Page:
The application of Kaupapa Maori, Pacifica and indigenous approaches, including cross-cultural contexts, to social work practice.
This paper focuses on aspects of Iwi, Māori and Pacific development within a social change context. This paper intends to take a critical look at post-colonial theories - for example, 'orientalism' and 'privilege' - and models of practice intended to benefit Māori and Pacific peoples. The paper will cover an examination of a range of different sites or fields of inquiry in order to illustrate contemporary responses in regards to Treaty knowledge, practice and compliance. A critical appraisal of relevant policies and the theories that underpin these trajectories will be analysed in relation to their impact on Pacific, Iwi and community development.
|Paper title||Kaupapa Māori, and Indigenous Approaches to Social Work|
|Teaching period(s)||Semester 2
Semester 2 (On campus)
|Domestic Tuition Fees (NZD)||$955.05|
|International Tuition Fees||Tuition Fees for international students are elsewhere on this website.|
- SOWK 319, SOWK 554, SOWX 304, SOWX 319
- Limited to
- Non-BSW students may be admitted to this paper with approval from the Head of the Social and Community Work Programme.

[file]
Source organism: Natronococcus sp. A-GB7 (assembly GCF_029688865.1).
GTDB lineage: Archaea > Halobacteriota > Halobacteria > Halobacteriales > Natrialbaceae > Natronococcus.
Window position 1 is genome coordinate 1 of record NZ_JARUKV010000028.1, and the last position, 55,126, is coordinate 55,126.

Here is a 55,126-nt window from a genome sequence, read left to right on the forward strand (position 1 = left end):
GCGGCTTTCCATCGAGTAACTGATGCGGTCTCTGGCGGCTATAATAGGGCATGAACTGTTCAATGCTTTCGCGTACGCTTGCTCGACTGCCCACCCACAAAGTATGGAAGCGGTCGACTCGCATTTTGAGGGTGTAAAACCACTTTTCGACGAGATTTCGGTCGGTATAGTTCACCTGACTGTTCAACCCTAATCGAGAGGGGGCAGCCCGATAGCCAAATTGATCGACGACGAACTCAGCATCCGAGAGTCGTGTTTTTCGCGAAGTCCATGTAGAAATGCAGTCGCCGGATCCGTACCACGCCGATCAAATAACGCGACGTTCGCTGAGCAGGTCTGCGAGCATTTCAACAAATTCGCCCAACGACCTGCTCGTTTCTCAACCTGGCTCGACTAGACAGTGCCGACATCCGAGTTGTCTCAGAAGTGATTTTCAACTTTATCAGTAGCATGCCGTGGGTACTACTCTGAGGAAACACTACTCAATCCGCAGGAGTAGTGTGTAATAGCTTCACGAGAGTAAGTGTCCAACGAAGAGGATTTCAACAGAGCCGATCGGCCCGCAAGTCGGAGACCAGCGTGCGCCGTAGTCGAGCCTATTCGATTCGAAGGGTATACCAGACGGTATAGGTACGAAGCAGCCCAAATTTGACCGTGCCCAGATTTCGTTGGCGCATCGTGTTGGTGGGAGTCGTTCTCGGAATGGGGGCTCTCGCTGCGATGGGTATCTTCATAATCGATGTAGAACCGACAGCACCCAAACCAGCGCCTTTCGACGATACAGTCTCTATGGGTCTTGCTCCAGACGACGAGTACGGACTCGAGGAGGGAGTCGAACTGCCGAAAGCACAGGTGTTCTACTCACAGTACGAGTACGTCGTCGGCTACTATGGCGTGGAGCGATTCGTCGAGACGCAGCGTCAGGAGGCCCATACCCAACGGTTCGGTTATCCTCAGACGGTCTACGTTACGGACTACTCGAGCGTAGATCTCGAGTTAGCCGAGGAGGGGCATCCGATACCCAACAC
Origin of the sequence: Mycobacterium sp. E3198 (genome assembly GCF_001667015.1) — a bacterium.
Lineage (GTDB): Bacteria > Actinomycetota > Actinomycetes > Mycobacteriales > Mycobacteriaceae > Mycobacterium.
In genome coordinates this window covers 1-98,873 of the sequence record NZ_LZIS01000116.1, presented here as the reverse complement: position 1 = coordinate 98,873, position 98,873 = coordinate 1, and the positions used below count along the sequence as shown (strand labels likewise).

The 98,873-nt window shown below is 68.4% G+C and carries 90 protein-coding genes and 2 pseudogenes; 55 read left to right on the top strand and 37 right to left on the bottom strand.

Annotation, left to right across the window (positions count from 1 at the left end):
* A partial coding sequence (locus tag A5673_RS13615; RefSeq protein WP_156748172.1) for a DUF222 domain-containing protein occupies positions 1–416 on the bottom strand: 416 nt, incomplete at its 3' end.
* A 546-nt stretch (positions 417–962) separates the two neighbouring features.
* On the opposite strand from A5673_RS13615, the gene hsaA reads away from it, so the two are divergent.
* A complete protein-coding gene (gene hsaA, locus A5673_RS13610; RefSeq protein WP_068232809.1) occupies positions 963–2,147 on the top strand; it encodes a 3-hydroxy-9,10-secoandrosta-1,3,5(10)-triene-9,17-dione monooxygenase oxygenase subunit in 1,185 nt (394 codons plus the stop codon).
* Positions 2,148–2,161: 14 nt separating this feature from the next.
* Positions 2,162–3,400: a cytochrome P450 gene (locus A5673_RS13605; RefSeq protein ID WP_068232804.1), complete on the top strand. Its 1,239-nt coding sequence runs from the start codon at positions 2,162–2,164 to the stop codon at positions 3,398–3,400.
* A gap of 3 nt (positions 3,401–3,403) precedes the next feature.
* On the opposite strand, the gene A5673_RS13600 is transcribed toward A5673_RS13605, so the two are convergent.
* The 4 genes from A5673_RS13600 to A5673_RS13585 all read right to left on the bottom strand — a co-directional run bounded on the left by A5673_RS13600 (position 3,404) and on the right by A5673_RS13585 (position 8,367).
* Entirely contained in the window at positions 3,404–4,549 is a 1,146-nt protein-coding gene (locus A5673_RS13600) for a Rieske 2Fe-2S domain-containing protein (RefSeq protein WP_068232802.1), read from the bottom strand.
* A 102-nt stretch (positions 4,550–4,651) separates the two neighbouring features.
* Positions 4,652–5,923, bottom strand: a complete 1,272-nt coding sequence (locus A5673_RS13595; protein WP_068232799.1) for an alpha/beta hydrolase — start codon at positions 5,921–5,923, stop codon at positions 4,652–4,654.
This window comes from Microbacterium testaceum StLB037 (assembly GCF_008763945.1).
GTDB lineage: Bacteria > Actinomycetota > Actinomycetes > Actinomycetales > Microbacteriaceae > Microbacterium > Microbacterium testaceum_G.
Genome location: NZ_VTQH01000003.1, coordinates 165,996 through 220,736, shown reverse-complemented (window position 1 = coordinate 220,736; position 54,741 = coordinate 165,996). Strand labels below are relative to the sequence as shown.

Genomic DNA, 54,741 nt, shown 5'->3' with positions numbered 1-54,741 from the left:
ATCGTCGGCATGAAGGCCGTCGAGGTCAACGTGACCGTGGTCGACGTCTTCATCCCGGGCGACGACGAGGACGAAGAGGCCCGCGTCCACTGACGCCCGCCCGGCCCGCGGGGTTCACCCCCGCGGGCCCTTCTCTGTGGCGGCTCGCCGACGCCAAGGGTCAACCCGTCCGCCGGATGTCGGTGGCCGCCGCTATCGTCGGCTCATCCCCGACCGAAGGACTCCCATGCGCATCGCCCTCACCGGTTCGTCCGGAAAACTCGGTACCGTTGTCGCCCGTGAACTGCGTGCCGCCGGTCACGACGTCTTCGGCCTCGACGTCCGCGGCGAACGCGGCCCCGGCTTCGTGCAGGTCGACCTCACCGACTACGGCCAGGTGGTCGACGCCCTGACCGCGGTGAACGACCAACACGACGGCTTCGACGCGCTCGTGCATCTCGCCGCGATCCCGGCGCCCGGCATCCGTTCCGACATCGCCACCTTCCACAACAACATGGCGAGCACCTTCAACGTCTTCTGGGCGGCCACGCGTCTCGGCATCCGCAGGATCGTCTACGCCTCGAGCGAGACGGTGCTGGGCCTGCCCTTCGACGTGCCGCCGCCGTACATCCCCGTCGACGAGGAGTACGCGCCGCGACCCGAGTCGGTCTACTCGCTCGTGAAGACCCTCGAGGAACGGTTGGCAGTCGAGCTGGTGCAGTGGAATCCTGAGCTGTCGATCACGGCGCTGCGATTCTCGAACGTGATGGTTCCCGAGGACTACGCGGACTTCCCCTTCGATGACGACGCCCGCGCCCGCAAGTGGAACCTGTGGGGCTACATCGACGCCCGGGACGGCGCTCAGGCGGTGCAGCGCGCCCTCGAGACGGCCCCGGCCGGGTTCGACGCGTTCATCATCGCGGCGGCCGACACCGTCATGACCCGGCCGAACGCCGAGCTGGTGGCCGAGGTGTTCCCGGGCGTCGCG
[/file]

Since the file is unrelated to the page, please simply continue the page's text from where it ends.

- This paper is intended for students seeking to establish knowledge and skills for working in the social services in Aotearoa/New Zealand.
- More information link
- Teaching staff
Course Coordinator: Shayne Walker
Additional Lecturer: To be confirmed
- Paper Structure
- 13 Lectures
- 12 Tutorials
- One overnight Noho Marae
- Readings are provided on Blackboard.
- Graduate Attributes Emphasised
- Interdisciplinary perspective, Scholarship, Communication, Critical thinking, Cultural
understanding, Ethics, Information literacy, Self-motivation.
View more information about Otago's graduate attributes.
- Learning Outcomes
During this paper students will:
- Clarify, advance and extend understanding of Iwi, Māori and Pacific development within a social change context for those wanting to work in social service organisations.
- Develop a critical understanding of post-colonial theories.
- Enhance Treaty knowledge, practice and compliance.
- Gain an understanding of relevant policies theories and how they impact on Pacific, Iwi and community development.